Lowdown: Those guilty will invite a penalty of ₹10 lakh-₹50 lakh on manufacturers, advertisers and endorsers. Alcohol companies United Breweries and Bacardi, among others, are looking for some clarity from the Centre. The latest guidelines do not elaborate on “brand extensions”. It’s through this loophole that alcohol and tobacco brands launch new products under their name. All eyes will be on the Central Consumer Protection Authority (CCPA) here.
Syntax: Brands circumvent the hurdle by using social media to interact with consumers. Blenders Pride Fashion Tour and NH7 are two examples. But will the move affect liquor consumption? United Spirits says about 10% of its revenue comes from surrogate ads. What’s more, the IPL could see a clampdown of such ads.
It’s official: The Competition Commission of India has approved the merger of Tata-owned Air India and AirAsia India.
Alvida: The Henley Global Citizens Report projects that 8,000 uber rich Indians will leave the country in 2022, even as the number of dollar millionaires and billionaires in India grows by 80% over the next 10 years.
All hands Musk: Elon Musk will address Twitter employees in his first ever town hall with the company on Thursday.
Parents Day: Meta is launching parental supervision features for its Oculus Quest VR headset and for Instagram in the UK.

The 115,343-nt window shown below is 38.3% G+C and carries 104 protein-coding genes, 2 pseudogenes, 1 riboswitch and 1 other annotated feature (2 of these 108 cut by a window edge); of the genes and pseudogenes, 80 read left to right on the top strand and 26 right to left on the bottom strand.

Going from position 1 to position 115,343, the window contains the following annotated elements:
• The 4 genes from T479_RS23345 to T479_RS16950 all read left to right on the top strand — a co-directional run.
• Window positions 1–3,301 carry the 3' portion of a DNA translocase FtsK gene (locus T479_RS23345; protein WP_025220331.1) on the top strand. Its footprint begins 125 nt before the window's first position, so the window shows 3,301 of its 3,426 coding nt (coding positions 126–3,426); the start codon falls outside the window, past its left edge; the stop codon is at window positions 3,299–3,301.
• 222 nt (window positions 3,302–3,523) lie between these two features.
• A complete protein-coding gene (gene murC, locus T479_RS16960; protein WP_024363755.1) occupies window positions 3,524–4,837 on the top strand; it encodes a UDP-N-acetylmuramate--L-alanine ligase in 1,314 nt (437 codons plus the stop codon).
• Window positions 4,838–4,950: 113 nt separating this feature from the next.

Texits: Tesla fired its Singapore country manager as part of a 10% workforce reduction exercise. A key policy executive in India also resigned after Tesla put its entry into the country on hold.
Rabbit hole? A new study from NYU Stern Center showed YouTube’s role in the spread of rampant hate speech and misinformation in countries including India.
Look up: Amazon will launch its much-hyped drone delivery service in California later this year.
Sealed with a kiss: In an unfortunate turn of events, Buzz Lightyear's story has been pushed to the sidelines again. Pixar's new film may not release in the UAE because of a same-gender kiss. All this after the UAE decided to end film censorship. Oh the irony.
Mix-and-match: The purists wouldn't approve of this. Say hello to whiskey and coke in a can. Jack Daniel's has entered the ready-to-drink segment with a classic bar cocktail. The drink will contain 5% alcohol. Fun fact: PepsiCo entered the RTD segment with Mountain Dew this year.
Served: For the first time, an anonymous hacker was served with a temporary restraining order via an NFT airdrop. The order was issued by the New York Supreme Court in the $8 million LCX exchange hack filing, according to law firms Holland & Knight and Bluestone, which served the restraining order.